China is making good on its announcement to step up its cyberspace security with a nationwide overhaul of tech devices and Internet control. The country announced that it has “upgraded” its notoriously strict Internet censorship mechanism, the Great Firewall, which reportedly has begun causing disruptions with virtual private network (VPN) services in the country.

VPN services are often used by foreigners and Chinese to skirt Chinese censorship and gain access to sites that have been blocked by the government, like Facebook, Twitter and YouTube. State-run news source Global Times said the recent upgrade is to ensure “cyberspace sovereignty” and that VPNs were targeted because they affect the government’s ability to govern its network.

“Authorities apparently cannot ignore those services as they affect our cyberspace sovereignty,” Qin An, a cybersecurity expert at the China Institute for Innovation and Development Strategy, said in the report. “For instance, a shortcut has to be blocked since it could be used for some ulterior purposes although it might affect others who use it in a right way.”

Just a day before, the country also announced it will adopt a new security vetting process this year that all foreign technology must pass before the product can be sold in the country. The announcement on Wednesday in Beijing by the deputy director of the Cyberspace Administration of China, Peng Bo, will have major implications for foreign tech companies hoping to get a piece of the lucrative Chinese consumer market.

The new screening process follows an announcement last May by state media that said all foreign products and services would be banned for use in the country until they are deemed “safe and controllable” by the government. Criteria for the new review process remain unclear but will include new laws and regulation standards as well as an additional government agency to facilitate and oversee the operation.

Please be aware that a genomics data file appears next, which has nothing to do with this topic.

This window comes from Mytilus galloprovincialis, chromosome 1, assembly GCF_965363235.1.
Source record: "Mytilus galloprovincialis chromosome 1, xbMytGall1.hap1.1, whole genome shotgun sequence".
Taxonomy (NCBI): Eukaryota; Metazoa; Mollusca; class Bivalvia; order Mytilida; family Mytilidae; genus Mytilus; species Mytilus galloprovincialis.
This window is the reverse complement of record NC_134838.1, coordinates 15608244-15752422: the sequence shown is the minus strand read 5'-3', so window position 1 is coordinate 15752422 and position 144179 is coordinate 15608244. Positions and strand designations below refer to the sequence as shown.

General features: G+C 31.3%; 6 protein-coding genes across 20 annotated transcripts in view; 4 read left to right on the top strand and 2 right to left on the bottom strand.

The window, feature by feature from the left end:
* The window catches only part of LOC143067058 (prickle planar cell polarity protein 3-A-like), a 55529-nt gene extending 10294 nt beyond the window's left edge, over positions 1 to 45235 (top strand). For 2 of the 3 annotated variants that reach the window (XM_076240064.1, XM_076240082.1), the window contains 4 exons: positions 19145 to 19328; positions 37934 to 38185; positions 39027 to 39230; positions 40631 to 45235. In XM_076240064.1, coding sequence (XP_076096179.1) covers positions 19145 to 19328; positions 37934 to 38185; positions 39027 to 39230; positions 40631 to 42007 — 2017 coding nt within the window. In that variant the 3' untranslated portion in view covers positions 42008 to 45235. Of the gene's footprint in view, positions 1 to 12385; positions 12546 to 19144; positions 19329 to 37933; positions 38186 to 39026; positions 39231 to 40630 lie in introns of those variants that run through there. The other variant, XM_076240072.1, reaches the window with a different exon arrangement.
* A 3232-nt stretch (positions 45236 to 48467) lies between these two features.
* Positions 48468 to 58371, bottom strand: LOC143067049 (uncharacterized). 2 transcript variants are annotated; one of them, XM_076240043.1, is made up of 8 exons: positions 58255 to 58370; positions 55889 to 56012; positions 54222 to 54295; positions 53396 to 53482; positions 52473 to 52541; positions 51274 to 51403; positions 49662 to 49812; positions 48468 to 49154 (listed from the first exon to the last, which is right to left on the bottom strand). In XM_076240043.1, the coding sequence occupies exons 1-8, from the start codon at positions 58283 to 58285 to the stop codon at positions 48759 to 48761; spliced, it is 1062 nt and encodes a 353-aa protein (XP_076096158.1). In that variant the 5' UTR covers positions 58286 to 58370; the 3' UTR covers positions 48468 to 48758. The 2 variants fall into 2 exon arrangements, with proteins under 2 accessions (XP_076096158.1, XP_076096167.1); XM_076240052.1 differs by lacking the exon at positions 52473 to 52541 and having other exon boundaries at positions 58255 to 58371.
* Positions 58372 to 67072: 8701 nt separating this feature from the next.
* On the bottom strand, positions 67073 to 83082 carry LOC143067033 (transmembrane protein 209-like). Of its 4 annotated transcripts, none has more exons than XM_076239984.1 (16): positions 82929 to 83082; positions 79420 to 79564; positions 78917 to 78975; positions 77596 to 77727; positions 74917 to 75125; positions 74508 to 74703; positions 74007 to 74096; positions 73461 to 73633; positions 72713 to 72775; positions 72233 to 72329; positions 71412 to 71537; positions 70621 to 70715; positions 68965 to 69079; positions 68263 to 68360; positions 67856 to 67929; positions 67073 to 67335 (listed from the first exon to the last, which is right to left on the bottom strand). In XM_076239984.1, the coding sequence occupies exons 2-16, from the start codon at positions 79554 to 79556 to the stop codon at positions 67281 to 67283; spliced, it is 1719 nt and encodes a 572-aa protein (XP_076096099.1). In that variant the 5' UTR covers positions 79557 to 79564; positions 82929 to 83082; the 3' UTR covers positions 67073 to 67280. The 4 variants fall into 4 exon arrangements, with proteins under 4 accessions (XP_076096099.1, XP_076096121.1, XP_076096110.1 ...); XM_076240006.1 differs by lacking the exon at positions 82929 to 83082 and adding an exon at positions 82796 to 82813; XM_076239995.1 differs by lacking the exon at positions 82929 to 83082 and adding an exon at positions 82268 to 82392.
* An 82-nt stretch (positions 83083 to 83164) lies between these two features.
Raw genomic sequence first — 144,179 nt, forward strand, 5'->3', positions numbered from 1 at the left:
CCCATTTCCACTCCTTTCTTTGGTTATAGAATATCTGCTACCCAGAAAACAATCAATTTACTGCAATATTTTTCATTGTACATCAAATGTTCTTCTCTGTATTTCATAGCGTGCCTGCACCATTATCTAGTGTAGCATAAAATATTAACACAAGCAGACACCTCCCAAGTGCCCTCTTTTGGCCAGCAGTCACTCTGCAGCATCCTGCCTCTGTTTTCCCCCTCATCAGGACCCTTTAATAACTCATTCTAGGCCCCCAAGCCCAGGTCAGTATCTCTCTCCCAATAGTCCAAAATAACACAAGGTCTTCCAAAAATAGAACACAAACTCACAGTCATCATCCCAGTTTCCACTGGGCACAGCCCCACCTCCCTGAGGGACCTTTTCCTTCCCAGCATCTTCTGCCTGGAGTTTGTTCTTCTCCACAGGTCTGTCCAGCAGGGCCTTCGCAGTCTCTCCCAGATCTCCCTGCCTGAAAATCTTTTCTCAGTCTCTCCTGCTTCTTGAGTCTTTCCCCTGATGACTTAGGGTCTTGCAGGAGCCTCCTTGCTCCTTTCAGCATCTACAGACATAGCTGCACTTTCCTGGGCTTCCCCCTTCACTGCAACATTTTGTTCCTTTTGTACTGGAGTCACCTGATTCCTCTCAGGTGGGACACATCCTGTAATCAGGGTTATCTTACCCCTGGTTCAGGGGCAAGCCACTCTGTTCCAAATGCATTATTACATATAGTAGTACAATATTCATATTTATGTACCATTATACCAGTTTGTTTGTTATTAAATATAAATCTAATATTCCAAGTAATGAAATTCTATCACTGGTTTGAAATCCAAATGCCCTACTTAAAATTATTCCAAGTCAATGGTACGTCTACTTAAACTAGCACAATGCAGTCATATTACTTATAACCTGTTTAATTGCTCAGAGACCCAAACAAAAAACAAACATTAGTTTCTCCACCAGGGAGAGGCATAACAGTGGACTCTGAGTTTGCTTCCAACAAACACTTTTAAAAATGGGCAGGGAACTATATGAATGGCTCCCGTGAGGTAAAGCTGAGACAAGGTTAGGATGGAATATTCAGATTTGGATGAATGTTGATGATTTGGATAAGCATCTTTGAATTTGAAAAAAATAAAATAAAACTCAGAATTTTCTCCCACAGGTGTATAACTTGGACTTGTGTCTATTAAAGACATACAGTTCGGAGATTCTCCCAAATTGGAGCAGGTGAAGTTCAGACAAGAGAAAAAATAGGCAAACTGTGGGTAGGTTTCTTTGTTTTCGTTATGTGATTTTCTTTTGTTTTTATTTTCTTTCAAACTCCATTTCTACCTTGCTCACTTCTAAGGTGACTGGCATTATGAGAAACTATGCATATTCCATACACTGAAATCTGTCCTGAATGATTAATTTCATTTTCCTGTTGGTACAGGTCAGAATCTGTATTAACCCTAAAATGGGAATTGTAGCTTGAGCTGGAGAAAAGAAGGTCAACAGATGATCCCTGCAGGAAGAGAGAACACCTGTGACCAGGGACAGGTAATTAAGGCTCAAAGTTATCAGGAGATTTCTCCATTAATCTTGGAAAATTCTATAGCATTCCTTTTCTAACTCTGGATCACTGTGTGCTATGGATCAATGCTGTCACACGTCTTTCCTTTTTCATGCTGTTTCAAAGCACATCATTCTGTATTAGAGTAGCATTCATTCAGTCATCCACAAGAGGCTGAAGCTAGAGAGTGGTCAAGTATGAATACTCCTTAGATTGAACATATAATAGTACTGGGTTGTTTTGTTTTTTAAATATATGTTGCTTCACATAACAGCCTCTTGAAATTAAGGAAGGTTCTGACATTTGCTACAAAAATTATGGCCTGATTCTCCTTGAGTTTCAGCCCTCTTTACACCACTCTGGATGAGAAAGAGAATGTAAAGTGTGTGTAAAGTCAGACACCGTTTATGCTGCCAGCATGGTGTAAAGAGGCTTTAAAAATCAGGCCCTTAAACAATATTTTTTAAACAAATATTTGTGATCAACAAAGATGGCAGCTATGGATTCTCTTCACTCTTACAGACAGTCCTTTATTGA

However, companies like Apple Inc., which counts China as its biggest market, has already expressed willingness to cooperate with whatever the new review process might entail. According to Chinese newspaper Beijing News, Apple CEO Tim Cook met with Lu Wei, the director of China’s State Internet Information Office, last December during a trip to the U.S. where he discussed the tech giant’s readiness to cooperate with authorities while also denying past allegations of allowing third-party access.

China’s crackdown on foreign software and hardware comes after national security concerns after Edward Snowden, the information security analyst who leaked classified documents to the press, claimed that U.S. intelligence authorities were able to hack into the computers of Beijing’s Tsinghua University, one of the country’s top research centers.

The rollout of the new process and the upgraded firewall is presumably part of a larger cyber technology overhaul the Chinese government is planning over the next six months to battle Internet extortion. The campaign will target news portals, Internet companies and even the country’s own Internet regulators.